When a squat system is planned and named after a ‘Russian Master of Sports’, you can safely assume it will be intense. Created by Sergey Smolov, this project makes the striking claim that a competitor can build their squat “by up to 100 lbs”. The vast majority won’t have the capacity to add 100lbs to their squat in the proposed time span (13 weeks) – this system isn’t for the faint hearted.
The general system is 13 weeks, split into five cycles. Contained inside are more squats (can be utilised for front or back squats) at heavier burdens than some other plans, and it is intended for a transition from intermediate to advanced lifters—individuals that have been lifting for over a year.
The main cycle starts with two weeks of prep before heading into a four-week cycle, which encourages you to squat with heavy loads four times each week. After that comes a two-week “switching phase” before you go again into an additional four-week cycle of heavy lifts, where you just squat three times each week, however will utilize 81-90% of your 1RM. This specific cycle is so devastating that some individuals use it as their sole training regime.
So which squat program is for you?
However you incorporate squats into your exercise routine it’s going to be beneficial. For beginners I would emphasise the importance of perfect technique and building your lifts up from scratch. Your muscles adapt far quicker than your ligaments and tendons so take things slow and progress safely.
I highly recommend seeking an exercise professional to show you the correct technique and check on your progress as you start to increase the weights. All programs discussed have their advantages, however some are more user friendly than others, depending on your goal. I would imagine most people would like to improve other areas of their physique and functionality – rather than just squats – so I am favourable to the “Westside Barbell Conjugate Method”, as it’s fairly low frequency compared to the other programs. It also incorporates a dynamic day, along with a heavier load day, which to me will keep me more interested with the variation. However, progressive overload is the running theme understandably throughout the programs so as long as you are doing this in any program you will improve your lifting and muscle building capability.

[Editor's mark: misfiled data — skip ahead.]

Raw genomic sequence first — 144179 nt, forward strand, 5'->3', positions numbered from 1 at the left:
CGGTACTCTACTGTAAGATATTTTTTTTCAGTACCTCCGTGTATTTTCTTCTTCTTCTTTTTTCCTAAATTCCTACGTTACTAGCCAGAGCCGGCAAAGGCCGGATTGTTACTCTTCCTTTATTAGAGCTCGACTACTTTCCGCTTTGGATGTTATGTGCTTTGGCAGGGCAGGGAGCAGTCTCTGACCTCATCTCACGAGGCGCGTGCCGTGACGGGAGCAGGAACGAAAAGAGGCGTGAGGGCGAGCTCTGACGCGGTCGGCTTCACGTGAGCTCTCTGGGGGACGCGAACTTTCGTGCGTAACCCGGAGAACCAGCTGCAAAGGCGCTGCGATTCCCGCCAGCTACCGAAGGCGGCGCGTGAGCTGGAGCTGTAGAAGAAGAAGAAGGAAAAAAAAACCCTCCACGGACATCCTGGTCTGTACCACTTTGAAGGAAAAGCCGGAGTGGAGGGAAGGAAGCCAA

The Smolov programme is the most advanced, with the user performing lifts regularly at 81-90% 1RM, which is very intense and taxing on the body for a beginner. This one may be worth a try after a good grounding for at least a year in squatting and progressive overload. The 5-3-1 in my opinion is a good mid-advanced level program for someone with a set goal keen to improve their lifts. You work out what weights you’re going to lift % wise relative to your 1 rep max and you have that set amount of sets and reps to achieve. The only downside I see to this is it’s very sum specific, so if you do not reach the set reps for your 1RM calculation (due to a long day at the office) you may feel this is a failure, and you’ll have to recalculate again to reassess.
The 20-rep routine I like a lot. Why? Because it’s old school. You know where you stand with it – 20 reps, 3 times per week, adding 5lbs every time. Due to the amount of reps it can be suitable for most people from beginner – intermediate level, using correct technique. With the time needed to complete the workouts too you also have the time to incorporate other exercises for other body parts, which some people may find beneficial.
In summary, squatting movements will benefit your training program when done correctly. Just be careful out there, and don’t go top heavy too soon. The iron game is a marathon, not a sprint. And make sure you’ve got your calorie game on track. Anyone who squats regularly needs a healthy supply of calories to promote recovery between sessions. Consider a premium all in one protein like AFTERMATH™ for some post-workout fuel, or something calorie-dense like Peanut Butter which is packed with protein and quality fats.
About the Author
Ben Rowe is the Lead Coach at Team Benbo Body Coaching. Team Benbo have over 10 years of experience in the fitness industry, sharing their in-depth knowledge around Sports Specific Training, Nutrition, Online Coaching and Competition Preparation.